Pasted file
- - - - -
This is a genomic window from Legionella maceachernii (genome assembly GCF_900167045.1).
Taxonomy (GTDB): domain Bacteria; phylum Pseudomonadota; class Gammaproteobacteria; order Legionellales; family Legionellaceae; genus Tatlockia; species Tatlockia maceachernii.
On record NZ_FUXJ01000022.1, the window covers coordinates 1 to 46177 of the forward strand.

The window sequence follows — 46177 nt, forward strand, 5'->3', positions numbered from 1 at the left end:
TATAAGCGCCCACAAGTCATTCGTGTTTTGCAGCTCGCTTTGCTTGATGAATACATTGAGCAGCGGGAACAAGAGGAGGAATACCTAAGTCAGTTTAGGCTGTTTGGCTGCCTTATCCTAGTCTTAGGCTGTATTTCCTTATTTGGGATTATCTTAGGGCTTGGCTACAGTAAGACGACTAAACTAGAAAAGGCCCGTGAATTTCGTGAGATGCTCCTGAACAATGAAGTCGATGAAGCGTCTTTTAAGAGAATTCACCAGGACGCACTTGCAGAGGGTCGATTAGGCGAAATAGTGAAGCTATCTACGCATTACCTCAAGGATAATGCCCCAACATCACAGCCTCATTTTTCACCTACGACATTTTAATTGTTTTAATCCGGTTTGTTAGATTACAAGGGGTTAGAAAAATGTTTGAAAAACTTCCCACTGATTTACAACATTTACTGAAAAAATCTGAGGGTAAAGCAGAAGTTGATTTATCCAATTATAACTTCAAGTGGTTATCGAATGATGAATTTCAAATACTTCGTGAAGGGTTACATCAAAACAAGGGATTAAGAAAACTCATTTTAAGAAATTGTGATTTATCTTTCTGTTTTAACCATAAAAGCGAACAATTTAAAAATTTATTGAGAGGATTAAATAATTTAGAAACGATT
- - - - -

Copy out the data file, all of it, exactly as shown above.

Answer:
This is a genomic window from Legionella maceachernii (genome assembly GCF_900167045.1).
Taxonomy (GTDB): domain Bacteria; phylum Pseudomonadota; class Gammaproteobacteria; order Legionellales; family Legionellaceae; genus Tatlockia; species Tatlockia maceachernii.
On record NZ_FUXJ01000022.1, the window covers coordinates 1 to 46177 of the forward strand.

The window sequence follows — 46177 nt, forward strand, 5'->3', positions numbered from 1 at the left end:
TATAAGCGCCCACAAGTCATTCGTGTTTTGCAGCTCGCTTTGCTTGATGAATACATTGAGCAGCGGGAACAAGAGGAGGAATACCTAAGTCAGTTTAGGCTGTTTGGCTGCCTTATCCTAGTCTTAGGCTGTATTTCCTTATTTGGGATTATCTTAGGGCTTGGCTACAGTAAGACGACTAAACTAGAAAAGGCCCGTGAATTTCGTGAGATGCTCCTGAACAATGAAGTCGATGAAGCGTCTTTTAAGAGAATTCACCAGGACGCACTTGCAGAGGGTCGATTAGGCGAAATAGTGAAGCTATCTACGCATTACCTCAAGGATAATGCCCCAACATCACAGCCTCATTTTTCACCTACGACATTTTAATTGTTTTAATCCGGTTTGTTAGATTACAAGGGGTTAGAAAAATGTTTGAAAAACTTCCCACTGATTTACAACATTTACTGAAAAAATCTGAGGGTAAAGCAGAAGTTGATTTATCCAATTATAACTTCAAGTGGTTATCGAATGATGAATTTCAAATACTTCGTGAAGGGTTACATCAAAACAAGGGATTAAGAAAACTCATTTTAAGAAATTGTGATTTATCTTTCTGTTTTAACCATAAAAGCGAACAATTTAAAAATTTATTGAGAGGATTAAATAATTTAGAAACGATT